Kinematic and Kinetic Variations Among Three Depth Jump Conditions in Male NCAA Division III Athletes
Smith, Joel P1,2; Kernozek, Thomas W1,3; Kline, Dennis E2; Wright, Glenn A2
Journal of Strength & Conditioning Research: January 2011 - Volume 25 - Issue 1 - pp 94-102
Our purpose was to provide an in-depth investigation of 2 commonly used depth jump variants: depth jumping over a hurdle and depth jumping while touching as high as possible using an overhead goal. Fourteen male athletes performed a series of depth jumps from a 45-cm box. Three types of jumping conditions were used. One type of depth jump was a control jump (DJ45-C), performed for maximal height with no external apparatus used to influence the jump. Another type of depth jump was performed over a hurdle (DJ45-H), which was set at an individualized height for each athlete based on their leaping ability. The final type of depth jump was performed for maximal touch height on a Vertec measuring device (DJ45-T).
Timing, kinematics, and kinetics of the 3 jumping conditions were compared. The hurdle depth jumping condition demonstrated lower ground contact times and significantly less (p < 0.05) flexion in the hips (41.22 ± 8.10 degrees) and knees (67.47 ± 8.36 degrees) when compared to control (49.26 ± 10.90 degrees of hip flexion and 73.85 ± 10.68 degrees of knee flexion) and target (50.51 ± 9.51 degrees of hip flexion and 75.01 ± 9.97 degrees of knee flexion) conditions. Jumping conditions that used goals (DJ45-H, DJ45-T) produced significantly higher (p < 0.05) vertical velocity of the sacrum at toe-off (3.57 ± .34 m/s and 3.46 ± .36 m/s, respectively) than the control condition (3.32 ± .34 m/s).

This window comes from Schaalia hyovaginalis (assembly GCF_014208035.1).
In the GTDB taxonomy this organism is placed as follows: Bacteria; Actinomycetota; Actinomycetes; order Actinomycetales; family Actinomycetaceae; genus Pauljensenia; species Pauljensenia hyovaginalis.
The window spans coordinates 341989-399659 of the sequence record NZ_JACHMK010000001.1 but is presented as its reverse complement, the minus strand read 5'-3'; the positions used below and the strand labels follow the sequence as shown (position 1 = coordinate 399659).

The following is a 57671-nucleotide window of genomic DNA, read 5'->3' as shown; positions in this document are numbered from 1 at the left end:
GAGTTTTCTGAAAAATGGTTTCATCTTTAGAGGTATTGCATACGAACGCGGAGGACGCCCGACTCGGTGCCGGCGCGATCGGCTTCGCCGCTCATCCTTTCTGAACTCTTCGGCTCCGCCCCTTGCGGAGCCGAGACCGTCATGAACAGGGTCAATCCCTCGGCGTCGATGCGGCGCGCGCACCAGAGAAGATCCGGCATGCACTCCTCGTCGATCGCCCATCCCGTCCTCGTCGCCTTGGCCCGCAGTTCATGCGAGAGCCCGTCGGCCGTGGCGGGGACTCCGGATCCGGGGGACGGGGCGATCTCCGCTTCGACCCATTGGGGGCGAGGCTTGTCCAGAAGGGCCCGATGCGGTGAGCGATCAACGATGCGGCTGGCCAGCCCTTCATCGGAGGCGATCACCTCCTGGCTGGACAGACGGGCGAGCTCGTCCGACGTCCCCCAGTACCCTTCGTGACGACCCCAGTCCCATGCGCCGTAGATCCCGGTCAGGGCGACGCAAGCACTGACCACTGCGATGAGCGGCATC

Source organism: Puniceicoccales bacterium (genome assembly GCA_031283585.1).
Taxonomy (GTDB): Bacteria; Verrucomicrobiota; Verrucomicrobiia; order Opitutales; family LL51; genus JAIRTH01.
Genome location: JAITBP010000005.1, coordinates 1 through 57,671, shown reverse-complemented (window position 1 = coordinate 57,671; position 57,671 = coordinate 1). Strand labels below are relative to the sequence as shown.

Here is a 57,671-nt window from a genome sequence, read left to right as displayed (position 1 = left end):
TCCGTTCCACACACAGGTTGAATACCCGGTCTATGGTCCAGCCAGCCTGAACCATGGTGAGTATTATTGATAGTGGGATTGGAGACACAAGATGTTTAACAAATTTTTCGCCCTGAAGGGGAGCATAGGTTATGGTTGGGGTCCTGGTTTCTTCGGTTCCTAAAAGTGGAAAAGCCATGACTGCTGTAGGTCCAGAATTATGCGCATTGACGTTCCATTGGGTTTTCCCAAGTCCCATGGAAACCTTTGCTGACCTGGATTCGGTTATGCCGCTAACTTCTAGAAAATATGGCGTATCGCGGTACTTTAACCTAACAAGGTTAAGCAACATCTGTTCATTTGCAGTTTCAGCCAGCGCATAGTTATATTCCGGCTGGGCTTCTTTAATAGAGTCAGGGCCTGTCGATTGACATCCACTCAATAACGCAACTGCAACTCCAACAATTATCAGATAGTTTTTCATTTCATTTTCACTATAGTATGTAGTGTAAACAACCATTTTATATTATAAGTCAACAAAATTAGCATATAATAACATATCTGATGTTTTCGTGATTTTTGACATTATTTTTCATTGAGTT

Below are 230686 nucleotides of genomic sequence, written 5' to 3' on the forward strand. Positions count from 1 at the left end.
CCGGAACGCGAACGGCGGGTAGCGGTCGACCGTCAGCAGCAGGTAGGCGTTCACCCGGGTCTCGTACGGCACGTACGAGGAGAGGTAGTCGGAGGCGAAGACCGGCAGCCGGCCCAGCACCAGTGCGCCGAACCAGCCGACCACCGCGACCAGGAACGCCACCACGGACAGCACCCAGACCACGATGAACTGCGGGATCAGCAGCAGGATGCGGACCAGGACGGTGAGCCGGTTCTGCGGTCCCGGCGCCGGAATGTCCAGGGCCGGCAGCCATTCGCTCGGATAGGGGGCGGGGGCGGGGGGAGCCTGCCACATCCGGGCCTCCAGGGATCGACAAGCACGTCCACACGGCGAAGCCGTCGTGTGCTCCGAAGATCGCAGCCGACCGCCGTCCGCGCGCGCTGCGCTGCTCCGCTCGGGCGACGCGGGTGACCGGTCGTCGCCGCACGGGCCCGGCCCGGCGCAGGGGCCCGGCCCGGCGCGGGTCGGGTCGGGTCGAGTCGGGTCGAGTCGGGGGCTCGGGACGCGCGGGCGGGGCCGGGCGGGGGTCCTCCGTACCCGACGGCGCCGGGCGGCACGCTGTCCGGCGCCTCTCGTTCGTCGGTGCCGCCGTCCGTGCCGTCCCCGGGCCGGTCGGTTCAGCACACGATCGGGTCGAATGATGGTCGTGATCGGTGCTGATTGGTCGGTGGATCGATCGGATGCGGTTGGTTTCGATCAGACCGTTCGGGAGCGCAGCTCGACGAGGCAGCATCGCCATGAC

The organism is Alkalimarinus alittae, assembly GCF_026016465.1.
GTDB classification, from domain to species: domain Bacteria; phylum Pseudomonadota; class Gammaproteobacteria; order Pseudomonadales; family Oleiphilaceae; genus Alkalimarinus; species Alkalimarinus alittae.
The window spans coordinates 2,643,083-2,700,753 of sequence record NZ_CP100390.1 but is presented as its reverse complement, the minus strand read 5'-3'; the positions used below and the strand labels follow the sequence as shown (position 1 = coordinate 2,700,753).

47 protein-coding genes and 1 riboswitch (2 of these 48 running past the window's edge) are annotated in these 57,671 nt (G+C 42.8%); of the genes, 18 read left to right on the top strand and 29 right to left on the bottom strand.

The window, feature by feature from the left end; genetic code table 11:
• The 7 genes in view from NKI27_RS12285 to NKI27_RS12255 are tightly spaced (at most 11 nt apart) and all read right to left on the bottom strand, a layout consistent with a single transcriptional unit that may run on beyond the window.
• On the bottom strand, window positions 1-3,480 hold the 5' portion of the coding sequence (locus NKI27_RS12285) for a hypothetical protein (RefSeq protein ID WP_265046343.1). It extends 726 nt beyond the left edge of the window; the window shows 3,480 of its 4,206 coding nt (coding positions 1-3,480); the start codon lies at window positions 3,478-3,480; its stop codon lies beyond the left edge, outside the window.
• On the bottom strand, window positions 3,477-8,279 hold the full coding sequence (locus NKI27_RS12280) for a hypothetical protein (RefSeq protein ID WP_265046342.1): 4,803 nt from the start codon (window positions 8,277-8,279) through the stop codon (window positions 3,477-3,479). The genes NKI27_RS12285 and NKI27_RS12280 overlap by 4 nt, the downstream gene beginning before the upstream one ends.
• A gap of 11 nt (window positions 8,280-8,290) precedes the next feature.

The hurdle depth jump condition had higher ground reaction forces (875.36 ± 135.66 N) and higher dorsiflexion (566.02 ± 402.45 W) and plantar flexion power (768.84 ± 192.19 W) at the ankle than the Vertec (409.83 ± 387.23 W for dorsiflexion and 622.54 ± 188.95 W for plantar flexion) and control conditions (425.60 ± 380.01 W for dorsiflexion and 643.35 ± 166.70 W for plantar flexion).
Few differences were found to exist between the Vertec and control conditions. Hurdle jumping in particular may be superior for the development of short ground contact time (<0.3 s) sport movements requiring brief but powerful lower-extremity power production.